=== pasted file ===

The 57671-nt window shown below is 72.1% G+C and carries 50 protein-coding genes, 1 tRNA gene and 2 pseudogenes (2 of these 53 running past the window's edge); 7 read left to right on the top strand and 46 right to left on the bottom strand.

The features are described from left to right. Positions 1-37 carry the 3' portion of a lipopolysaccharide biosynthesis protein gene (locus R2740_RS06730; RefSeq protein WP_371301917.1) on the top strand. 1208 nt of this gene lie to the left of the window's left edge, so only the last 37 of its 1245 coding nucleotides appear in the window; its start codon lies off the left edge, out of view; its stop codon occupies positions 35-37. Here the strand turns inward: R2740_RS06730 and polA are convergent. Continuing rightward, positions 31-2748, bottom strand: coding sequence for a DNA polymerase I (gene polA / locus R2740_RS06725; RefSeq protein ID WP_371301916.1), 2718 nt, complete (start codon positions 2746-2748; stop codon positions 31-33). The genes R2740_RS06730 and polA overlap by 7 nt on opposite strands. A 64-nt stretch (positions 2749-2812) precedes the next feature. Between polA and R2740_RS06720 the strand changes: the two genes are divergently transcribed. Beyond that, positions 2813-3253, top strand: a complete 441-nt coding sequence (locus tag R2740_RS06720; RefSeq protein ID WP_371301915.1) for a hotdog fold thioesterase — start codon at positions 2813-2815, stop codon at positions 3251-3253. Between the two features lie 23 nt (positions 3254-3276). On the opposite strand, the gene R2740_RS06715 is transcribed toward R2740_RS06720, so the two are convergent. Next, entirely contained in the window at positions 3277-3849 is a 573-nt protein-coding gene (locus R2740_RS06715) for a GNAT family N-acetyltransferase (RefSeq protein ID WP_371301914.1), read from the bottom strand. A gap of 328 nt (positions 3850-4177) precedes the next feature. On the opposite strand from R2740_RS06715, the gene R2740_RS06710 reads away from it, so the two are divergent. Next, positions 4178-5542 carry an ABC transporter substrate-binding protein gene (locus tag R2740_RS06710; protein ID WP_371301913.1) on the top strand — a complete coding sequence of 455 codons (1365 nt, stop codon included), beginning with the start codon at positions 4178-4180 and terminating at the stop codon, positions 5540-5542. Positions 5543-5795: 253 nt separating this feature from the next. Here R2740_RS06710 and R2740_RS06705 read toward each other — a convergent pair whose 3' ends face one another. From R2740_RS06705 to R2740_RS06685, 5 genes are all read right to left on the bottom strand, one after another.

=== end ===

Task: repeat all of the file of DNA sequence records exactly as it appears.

The 57671-nt window shown below is 72.1% G+C and carries 50 protein-coding genes, 1 tRNA gene and 2 pseudogenes (2 of these 53 running past the window's edge); 7 read left to right on the top strand and 46 right to left on the bottom strand.

The features are described from left to right. Positions 1-37 carry the 3' portion of a lipopolysaccharide biosynthesis protein gene (locus R2740_RS06730; RefSeq protein WP_371301917.1) on the top strand. 1208 nt of this gene lie to the left of the window's left edge, so only the last 37 of its 1245 coding nucleotides appear in the window; its start codon lies off the left edge, out of view; its stop codon occupies positions 35-37. Here the strand turns inward: R2740_RS06730 and polA are convergent. Continuing rightward, positions 31-2748, bottom strand: coding sequence for a DNA polymerase I (gene polA / locus R2740_RS06725; RefSeq protein ID WP_371301916.1), 2718 nt, complete (start codon positions 2746-2748; stop codon positions 31-33). The genes R2740_RS06730 and polA overlap by 7 nt on opposite strands. A 64-nt stretch (positions 2749-2812) precedes the next feature. Between polA and R2740_RS06720 the strand changes: the two genes are divergently transcribed. Beyond that, positions 2813-3253, top strand: a complete 441-nt coding sequence (locus tag R2740_RS06720; RefSeq protein ID WP_371301915.1) for a hotdog fold thioesterase — start codon at positions 2813-2815, stop codon at positions 3251-3253. Between the two features lie 23 nt (positions 3254-3276). On the opposite strand, the gene R2740_RS06715 is transcribed toward R2740_RS06720, so the two are convergent. Next, entirely contained in the window at positions 3277-3849 is a 573-nt protein-coding gene (locus R2740_RS06715) for a GNAT family N-acetyltransferase (RefSeq protein ID WP_371301914.1), read from the bottom strand. A gap of 328 nt (positions 3850-4177) precedes the next feature. On the opposite strand from R2740_RS06715, the gene R2740_RS06710 reads away from it, so the two are divergent. Next, positions 4178-5542 carry an ABC transporter substrate-binding protein gene (locus tag R2740_RS06710; protein ID WP_371301913.1) on the top strand — a complete coding sequence of 455 codons (1365 nt, stop codon included), beginning with the start codon at positions 4178-4180 and terminating at the stop codon, positions 5540-5542. Positions 5543-5795: 253 nt separating this feature from the next. Here R2740_RS06710 and R2740_RS06705 read toward each other — a convergent pair whose 3' ends face one another. From R2740_RS06705 to R2740_RS06685, 5 genes are all read right to left on the bottom strand, one after another.